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Compulsory Savings: Efficiency and Redistribution On the Interaction of Means Tested Basic Income and Public Pensions

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  • Robert Fenge

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  • Jakob Weizsäcker

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Abstract

In the presence of means tested basic income for old age, households will tend to reduce precautionary savings to an inefficiently low level. We explore how this might serve as a justification for a compulsory public pension system. In a representative agent framework with two income types, compulsory savings are found to be Pareto-improving up to a point. Beyond that point, increases in contribution rates simply result in increasingly regressive (implicit) taxation. Similar results are found for pay-as-you-go pensions. On the basis of our model we argue that the introduction of a funded pension component may help the German pension system to cope with demographic change more efficiently. Copyright Kluwer Academic Publishers 2001

Suggested Citation

  • Robert Fenge & Jakob Weizsäcker, 2001. "Compulsory Savings: Efficiency and Redistribution On the Interaction of Means Tested Basic Income and Public Pensions," International Tax and Public Finance, Springer;International Institute of Public Finance, vol. 8(4), pages 637-652, August.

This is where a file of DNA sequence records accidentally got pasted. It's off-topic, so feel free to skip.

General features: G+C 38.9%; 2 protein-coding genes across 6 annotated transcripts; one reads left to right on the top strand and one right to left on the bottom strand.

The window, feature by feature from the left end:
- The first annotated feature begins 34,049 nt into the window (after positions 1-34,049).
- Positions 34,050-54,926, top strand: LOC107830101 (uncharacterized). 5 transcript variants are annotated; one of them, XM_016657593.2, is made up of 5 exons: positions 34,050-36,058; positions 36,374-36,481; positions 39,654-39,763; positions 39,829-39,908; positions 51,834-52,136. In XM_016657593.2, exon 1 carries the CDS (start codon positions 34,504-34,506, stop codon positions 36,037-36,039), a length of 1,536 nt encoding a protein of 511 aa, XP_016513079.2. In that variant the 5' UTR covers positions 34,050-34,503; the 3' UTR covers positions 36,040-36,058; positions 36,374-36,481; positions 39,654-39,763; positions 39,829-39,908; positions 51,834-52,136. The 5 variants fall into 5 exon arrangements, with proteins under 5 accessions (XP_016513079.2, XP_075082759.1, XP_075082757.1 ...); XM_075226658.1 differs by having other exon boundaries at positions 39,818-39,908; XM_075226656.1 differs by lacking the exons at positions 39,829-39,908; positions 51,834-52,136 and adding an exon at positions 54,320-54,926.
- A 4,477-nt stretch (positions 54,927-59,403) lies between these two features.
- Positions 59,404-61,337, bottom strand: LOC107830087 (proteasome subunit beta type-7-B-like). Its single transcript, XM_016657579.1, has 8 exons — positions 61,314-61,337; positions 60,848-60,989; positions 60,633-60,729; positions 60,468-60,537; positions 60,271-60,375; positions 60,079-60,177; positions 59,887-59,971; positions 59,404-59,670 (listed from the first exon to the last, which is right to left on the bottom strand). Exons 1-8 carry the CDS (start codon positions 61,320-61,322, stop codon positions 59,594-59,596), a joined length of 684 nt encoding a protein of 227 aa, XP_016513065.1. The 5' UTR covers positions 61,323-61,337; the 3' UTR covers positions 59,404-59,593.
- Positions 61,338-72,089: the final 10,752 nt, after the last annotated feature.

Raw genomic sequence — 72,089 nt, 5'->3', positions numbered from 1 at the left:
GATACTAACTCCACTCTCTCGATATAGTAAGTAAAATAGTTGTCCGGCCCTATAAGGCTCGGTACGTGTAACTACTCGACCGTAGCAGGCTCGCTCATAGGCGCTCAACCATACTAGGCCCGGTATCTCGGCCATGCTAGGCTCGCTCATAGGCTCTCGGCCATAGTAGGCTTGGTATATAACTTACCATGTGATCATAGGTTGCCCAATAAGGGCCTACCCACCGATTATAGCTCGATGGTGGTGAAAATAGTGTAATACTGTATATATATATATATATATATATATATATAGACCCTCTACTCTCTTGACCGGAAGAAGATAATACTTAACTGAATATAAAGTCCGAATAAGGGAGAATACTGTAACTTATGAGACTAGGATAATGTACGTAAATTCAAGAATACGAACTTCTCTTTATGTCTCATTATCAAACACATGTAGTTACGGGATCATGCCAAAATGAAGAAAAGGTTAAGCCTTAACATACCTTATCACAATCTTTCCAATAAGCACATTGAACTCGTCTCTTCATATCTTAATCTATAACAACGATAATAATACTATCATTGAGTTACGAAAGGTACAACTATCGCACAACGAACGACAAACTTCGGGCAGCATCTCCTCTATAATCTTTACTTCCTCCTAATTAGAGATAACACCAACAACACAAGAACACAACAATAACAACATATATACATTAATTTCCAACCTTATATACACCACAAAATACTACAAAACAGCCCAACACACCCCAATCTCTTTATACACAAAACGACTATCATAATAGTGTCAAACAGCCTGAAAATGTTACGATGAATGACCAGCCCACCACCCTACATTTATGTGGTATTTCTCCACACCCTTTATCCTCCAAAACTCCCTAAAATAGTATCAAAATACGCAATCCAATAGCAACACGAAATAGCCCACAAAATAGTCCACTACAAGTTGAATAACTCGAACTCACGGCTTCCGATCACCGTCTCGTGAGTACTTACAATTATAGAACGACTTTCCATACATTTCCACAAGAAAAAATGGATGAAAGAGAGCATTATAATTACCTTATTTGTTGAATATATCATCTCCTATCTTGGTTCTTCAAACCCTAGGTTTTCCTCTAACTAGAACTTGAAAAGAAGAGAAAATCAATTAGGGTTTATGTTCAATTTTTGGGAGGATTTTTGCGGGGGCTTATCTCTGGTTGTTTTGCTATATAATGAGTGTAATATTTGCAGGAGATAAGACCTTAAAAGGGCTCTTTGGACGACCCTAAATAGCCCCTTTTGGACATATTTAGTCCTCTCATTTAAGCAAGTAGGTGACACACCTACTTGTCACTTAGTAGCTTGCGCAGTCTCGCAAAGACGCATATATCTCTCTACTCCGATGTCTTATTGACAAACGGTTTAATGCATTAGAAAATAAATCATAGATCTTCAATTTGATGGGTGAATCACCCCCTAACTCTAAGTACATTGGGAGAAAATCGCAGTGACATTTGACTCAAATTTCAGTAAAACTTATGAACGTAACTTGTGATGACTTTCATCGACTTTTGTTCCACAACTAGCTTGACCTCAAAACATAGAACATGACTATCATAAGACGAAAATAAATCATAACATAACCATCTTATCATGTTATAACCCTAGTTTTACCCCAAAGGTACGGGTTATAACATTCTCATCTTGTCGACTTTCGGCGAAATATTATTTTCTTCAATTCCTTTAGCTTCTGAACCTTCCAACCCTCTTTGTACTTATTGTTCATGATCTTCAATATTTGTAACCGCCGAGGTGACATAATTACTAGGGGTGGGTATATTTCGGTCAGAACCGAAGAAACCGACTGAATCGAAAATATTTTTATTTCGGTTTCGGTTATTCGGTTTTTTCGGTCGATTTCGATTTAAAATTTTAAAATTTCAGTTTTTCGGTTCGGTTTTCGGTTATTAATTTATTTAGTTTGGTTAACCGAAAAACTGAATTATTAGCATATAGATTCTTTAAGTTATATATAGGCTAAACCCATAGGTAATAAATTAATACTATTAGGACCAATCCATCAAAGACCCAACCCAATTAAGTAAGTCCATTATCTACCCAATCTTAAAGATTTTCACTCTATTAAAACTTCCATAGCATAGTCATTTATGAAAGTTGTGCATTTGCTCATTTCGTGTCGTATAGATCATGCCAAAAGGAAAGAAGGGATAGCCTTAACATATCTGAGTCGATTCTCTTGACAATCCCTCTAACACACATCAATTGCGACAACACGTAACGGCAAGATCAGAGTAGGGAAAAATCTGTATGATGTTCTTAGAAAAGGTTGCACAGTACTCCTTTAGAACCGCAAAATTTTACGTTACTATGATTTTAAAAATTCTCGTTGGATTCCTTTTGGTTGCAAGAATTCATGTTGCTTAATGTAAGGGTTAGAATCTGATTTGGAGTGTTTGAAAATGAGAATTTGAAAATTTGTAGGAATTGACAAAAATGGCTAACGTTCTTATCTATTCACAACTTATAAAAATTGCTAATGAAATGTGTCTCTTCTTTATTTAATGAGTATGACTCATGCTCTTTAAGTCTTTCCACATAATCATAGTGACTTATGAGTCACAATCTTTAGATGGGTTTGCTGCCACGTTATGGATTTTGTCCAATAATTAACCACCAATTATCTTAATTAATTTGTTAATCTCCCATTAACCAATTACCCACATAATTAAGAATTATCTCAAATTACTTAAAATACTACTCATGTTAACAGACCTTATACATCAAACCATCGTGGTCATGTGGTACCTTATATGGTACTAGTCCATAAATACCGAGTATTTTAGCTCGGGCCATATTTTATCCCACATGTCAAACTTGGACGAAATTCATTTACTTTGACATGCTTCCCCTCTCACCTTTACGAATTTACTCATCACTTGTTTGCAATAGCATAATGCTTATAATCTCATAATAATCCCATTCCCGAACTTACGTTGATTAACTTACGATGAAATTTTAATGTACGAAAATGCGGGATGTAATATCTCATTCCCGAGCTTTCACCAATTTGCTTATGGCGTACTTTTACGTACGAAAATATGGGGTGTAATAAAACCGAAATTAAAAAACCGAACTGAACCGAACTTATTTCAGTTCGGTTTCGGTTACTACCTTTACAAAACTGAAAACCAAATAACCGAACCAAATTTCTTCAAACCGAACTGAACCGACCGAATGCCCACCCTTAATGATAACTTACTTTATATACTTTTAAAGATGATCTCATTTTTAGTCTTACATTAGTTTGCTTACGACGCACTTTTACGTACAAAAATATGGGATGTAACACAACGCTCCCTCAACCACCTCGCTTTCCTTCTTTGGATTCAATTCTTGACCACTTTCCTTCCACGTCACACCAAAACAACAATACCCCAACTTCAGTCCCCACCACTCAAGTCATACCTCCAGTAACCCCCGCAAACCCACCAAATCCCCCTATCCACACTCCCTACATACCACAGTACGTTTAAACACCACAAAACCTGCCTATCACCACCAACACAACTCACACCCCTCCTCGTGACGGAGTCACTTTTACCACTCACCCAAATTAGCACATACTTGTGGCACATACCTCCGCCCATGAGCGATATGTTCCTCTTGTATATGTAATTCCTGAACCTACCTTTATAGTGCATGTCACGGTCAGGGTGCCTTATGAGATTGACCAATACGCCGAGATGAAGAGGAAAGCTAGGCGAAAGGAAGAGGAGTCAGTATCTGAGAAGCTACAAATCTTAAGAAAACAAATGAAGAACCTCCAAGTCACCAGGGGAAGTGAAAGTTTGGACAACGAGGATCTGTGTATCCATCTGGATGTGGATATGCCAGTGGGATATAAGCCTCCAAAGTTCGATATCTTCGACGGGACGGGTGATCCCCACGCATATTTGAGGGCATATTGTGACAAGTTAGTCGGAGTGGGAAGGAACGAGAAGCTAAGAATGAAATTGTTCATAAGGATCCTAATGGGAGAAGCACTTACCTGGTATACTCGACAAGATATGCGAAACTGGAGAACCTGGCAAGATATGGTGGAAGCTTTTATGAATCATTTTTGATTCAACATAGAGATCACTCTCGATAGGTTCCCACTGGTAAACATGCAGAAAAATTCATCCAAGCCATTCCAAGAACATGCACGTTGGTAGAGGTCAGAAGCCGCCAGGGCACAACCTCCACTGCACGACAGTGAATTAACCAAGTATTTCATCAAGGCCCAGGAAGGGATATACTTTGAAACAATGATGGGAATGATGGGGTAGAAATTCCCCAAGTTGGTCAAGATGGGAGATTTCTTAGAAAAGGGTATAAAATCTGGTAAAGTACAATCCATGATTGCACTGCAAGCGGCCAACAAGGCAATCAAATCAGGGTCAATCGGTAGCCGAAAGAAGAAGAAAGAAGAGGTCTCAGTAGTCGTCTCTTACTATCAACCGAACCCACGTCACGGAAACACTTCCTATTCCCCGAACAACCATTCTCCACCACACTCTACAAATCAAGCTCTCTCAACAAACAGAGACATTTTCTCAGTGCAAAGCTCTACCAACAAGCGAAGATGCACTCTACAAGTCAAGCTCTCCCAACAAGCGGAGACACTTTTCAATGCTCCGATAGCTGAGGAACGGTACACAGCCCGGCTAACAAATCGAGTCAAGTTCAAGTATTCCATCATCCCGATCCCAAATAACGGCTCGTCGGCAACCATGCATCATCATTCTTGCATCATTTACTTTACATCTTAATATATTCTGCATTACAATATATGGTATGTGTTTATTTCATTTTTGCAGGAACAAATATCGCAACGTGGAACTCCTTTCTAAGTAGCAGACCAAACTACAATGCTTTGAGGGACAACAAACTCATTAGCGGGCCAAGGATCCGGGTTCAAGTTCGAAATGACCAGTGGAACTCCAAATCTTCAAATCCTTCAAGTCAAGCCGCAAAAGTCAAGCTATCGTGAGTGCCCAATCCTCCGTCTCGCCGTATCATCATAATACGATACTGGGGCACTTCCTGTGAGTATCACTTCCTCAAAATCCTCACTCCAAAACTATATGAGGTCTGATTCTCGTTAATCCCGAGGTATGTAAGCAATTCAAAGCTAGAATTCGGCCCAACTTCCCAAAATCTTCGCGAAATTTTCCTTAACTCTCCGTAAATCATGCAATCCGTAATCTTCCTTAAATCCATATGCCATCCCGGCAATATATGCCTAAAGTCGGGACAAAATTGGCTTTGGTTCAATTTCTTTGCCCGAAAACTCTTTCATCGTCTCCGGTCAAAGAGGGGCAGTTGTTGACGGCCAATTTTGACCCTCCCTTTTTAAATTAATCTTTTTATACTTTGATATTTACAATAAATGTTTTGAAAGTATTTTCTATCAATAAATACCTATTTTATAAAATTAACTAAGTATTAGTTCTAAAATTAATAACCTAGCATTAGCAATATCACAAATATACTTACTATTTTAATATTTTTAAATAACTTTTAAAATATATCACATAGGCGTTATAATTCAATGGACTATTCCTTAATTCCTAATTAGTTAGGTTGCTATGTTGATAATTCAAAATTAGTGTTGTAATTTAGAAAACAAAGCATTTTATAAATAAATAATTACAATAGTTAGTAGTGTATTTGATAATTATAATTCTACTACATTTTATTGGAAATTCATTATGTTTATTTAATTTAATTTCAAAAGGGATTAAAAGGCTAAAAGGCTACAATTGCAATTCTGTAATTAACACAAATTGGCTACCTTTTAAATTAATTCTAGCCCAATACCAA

• Handle: RePEc:kap:itaxpf:v:8:y:2001:i:4:p:637-652
    DOI: 10.1023/A:1011288906838
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    References listed on IDEAS

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    Cited by:

    1. Jakob von Weizsäcker & Martin Werding, 2002. "Demographiefest: Rentenfinanzen und Lebenserwartung," ifo Schnelldienst, ifo Institute - Leibniz Institute for Economic Research at the University of Munich, vol. 55(11), pages 42-45, June.
    2. Jakob von Weizsäcker, 2003. "The Hayek Pension: An efficient minimum pension to complement the welfare state," CESifo Working Paper Series 1064, CESifo Group Munich.

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